Randy Jensen, SoHG co-founder, honored with 2019 Mike Brown Award

Nov. 21, 2019 – Randy Jensen, a co-founder of the Society of Hickory Golfers, hickory golf champion, and golf club expert, was named the 2019 Mike Brown Award recipient at the Mid Pines Hickory Open. Though Jensen could not be present, his good friend, Rob Ahlschwede, accepted the award on his behalf.

“I am very honored to be included in this group of early hickory golf pioneers, good friends all, to receive the Mike Brown Award,” Jensen said from his home in Omaha, Neb. “I personally knew Mike very well and had traveled to his home in Indianapolis to view his Ben Hogan collection. I know Mike would be thrilled to have his name associated with this award that has been presented to so many hickory golfers that Mike knew so well.”

Mike Brown at dinner with friends in Grand Rapids, Mich. (2007 or 08)

Mike Brown was an avid hickory golfer who died suddenly in February 2010 in his hometown of Indianapolis. At the time of his passing, he was serving on the SoHG Board, on the SoHG Executive Committee, and was chairman of the Equipment Standards Committee. He worked tirelessly to promote hickory golf and was constantly bringing new people into the hickory playing community. Once you met Mike, you gained a friend for life. He was exceedingly knowledgeable about the history of hickory golf and was a strong voice in maintaining the ancient traditions of the game.

The award is presented annually to a hickory player who shares Mike’s:

• Respect for the traditions of hickory golf;
• Dedication to growing the game of hickory golf; and
• Passion for promoting lasting friendships through hickory golf.

The physical award is Mike’s favorite Tom Stewart mongrel mashie, which is housed in a case on permanent display at the Mid Pines Golf Club in Southern Pines, N.C. Names of annual awardees are engraved on a plaque that appears with the club. (See photo below.)

Jensen, who was reared in Omaha along with three brothers, studied at Creighton Preparatory School and then took up psychology, sports, and film at Creighton University in Omaha.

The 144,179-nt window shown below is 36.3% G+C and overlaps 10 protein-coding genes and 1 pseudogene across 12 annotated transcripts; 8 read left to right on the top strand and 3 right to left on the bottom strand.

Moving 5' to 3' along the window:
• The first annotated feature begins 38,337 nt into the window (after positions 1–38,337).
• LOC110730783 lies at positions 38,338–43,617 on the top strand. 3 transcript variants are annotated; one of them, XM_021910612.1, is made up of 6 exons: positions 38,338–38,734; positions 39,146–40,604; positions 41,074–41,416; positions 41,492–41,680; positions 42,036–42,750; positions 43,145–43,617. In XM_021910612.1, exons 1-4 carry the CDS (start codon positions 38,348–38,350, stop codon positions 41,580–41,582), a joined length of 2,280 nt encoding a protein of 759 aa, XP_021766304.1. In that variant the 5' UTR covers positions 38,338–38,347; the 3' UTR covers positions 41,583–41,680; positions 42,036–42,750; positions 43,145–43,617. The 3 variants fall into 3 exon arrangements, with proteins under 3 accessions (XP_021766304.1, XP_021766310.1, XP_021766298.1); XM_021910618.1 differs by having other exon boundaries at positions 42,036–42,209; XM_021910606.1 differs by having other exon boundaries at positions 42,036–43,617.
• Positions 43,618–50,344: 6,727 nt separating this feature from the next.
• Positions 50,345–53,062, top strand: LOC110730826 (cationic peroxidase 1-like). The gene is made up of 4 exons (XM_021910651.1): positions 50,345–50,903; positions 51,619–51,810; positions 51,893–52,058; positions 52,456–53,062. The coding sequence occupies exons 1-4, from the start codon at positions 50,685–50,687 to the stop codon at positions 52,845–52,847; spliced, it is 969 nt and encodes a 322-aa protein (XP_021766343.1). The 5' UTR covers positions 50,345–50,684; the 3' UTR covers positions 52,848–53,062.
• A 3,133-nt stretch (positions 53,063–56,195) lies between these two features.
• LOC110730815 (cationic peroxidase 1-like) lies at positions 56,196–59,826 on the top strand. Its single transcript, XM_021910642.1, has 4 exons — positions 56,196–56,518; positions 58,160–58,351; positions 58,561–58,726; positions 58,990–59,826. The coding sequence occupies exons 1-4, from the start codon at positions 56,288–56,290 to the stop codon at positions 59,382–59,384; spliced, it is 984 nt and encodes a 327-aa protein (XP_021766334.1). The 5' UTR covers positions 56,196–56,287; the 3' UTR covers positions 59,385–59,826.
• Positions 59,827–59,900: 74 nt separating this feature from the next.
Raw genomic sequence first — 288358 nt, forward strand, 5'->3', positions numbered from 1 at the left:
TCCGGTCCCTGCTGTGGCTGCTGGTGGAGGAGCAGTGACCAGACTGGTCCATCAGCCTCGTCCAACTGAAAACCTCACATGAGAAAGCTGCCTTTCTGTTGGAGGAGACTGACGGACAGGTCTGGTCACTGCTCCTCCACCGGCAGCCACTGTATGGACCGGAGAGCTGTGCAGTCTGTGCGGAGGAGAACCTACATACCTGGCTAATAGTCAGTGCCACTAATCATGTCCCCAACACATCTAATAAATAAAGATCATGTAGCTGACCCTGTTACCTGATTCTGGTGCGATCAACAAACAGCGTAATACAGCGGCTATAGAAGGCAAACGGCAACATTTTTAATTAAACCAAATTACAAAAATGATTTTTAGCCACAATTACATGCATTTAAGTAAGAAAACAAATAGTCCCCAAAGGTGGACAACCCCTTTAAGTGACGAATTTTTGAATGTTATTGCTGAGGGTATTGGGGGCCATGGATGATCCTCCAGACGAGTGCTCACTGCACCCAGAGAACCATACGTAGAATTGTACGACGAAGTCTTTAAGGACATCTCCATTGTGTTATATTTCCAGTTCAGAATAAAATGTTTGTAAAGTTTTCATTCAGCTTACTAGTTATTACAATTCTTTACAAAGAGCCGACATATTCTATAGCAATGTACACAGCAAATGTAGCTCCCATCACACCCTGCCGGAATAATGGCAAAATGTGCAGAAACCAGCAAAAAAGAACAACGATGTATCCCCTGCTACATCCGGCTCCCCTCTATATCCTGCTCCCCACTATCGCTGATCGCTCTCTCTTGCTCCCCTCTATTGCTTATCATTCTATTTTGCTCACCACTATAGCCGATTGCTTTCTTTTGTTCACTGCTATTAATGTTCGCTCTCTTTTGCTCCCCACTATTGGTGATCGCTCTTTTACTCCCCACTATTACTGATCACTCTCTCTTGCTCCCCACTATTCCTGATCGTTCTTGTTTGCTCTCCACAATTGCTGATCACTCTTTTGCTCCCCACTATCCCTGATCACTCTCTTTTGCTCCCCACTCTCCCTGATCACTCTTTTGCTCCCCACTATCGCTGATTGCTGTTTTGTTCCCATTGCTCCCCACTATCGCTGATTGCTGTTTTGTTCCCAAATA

In fact, the future golf champion had earlier designs on becoming a filmmaker.

“I loved Federico Fellini (early 20th century Italian filmmaker), Stanley Kubrick, and Charlie Chaplin,” he says. “I had a strong attraction to their work.”

A love of sports, however, nudged out the desire to create films.

“My dad was an auto mechanic and he did not care much for sports; he thought it a waste of time,” Jensen says. “But I loved watching sports on TV. I was a New York Yankees fan and Mickey Mantle was my favorite player. I really got hooked on it, but later, when I was 13 or 14, I transitioned to golf. I recall watching Arnold Palmer and thinking his swing was just like hitting a low fastball.”

Jensen says he remembers at a young age thinking he could play excellent golf – before even trying it. In his teens, he embraced the sport because he realized he did not have to depend upon anyone else for his performance. It was all up to him.

“I could practice as much as I wanted without having to find somebody to pitch (a baseball) to me,” he says. “In golf, it was the lowest score that wins. No judgment call, just you and the course, nobody else deciding whether you play or not.”

He would play all four years on the Creighton University (Omaha) golf team. After graduation, he pursued film making for a while before deciding to open a golf shop. He would operate Classic Golf in Omaha for the next 25 years, buying and selling clubs, repairing them and eventually getting into hickory golf through  an acquaintance with such early Golf Collector Society members as Tad Moore, Bob Farino, and Bobby Grace.

Jensen met Farino in the mid-1980s at a PGA merchandise show. The two shared an interest in golf collectibles and 1940s-50s classic clubs. At another such show, Jensen was introduced to Tad Moore with whom he could talk about technical aspects of golf clubs and clubmaking.